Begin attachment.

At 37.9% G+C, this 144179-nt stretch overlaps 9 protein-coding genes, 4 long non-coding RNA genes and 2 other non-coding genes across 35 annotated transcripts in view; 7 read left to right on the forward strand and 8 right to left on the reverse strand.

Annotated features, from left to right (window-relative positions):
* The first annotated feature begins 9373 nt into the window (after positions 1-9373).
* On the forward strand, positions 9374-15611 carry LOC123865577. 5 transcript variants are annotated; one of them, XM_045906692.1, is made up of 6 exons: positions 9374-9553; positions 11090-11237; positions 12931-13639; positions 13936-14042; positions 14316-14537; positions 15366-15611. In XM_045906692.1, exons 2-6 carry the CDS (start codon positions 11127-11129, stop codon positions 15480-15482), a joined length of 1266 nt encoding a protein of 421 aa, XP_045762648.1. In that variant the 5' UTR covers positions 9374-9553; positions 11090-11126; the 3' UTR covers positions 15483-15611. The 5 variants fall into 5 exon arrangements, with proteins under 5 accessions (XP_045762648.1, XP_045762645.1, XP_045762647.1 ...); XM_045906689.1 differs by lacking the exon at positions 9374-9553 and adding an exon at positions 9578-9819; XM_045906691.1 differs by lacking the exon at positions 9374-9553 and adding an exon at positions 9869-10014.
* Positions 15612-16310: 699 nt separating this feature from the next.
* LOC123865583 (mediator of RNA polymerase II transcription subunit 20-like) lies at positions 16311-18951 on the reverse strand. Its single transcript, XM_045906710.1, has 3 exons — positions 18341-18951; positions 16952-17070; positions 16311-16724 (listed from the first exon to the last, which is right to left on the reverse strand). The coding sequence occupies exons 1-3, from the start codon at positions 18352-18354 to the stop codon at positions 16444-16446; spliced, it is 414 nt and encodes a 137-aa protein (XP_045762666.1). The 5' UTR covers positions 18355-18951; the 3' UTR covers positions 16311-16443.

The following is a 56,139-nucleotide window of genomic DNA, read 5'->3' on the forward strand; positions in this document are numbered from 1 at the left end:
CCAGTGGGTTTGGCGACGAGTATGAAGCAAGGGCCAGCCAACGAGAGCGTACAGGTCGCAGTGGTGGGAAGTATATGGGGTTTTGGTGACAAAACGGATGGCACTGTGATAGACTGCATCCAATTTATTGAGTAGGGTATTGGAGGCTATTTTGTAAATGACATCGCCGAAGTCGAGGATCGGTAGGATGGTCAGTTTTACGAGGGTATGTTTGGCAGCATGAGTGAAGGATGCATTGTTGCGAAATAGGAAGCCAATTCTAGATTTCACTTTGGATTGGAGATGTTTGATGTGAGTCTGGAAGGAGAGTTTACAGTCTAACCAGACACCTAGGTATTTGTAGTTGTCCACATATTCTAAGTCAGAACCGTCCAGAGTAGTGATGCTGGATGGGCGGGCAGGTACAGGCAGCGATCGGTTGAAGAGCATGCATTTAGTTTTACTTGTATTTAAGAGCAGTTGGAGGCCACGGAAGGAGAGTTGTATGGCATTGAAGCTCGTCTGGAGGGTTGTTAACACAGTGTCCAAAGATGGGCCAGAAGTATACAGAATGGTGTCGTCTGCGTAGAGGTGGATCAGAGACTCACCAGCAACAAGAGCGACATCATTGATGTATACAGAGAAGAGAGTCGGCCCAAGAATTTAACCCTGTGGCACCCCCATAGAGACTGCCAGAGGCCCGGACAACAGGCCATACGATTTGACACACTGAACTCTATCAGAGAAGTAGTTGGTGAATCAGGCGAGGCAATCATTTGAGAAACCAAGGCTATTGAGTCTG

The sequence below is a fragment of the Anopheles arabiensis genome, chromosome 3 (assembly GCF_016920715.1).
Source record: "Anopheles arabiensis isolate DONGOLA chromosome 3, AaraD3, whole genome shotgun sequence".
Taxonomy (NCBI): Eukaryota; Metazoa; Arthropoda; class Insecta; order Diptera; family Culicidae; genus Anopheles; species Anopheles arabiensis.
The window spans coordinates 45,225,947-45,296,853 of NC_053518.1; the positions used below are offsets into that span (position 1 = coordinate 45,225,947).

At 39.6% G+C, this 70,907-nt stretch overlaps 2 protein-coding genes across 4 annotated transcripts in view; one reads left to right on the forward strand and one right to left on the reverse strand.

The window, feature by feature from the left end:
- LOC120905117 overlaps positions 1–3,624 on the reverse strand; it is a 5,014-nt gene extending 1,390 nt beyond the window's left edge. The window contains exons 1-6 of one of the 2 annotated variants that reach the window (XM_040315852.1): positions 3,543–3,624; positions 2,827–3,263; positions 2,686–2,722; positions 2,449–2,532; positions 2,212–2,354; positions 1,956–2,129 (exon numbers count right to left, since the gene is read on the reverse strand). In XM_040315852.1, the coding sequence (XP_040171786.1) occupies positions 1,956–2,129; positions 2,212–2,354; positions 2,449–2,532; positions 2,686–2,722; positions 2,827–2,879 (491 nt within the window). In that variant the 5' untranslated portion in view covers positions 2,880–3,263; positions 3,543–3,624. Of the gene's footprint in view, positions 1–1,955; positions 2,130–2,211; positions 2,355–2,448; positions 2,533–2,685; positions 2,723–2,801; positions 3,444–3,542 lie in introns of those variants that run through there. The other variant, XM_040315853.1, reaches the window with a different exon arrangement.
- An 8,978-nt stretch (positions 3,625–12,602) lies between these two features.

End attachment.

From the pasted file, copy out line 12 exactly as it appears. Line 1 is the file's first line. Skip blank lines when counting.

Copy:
The window spans coordinates 45,225,947-45,296,853 of NC_053518.1; the positions used below are offsets into that span (position 1 = coordinate 45,225,947).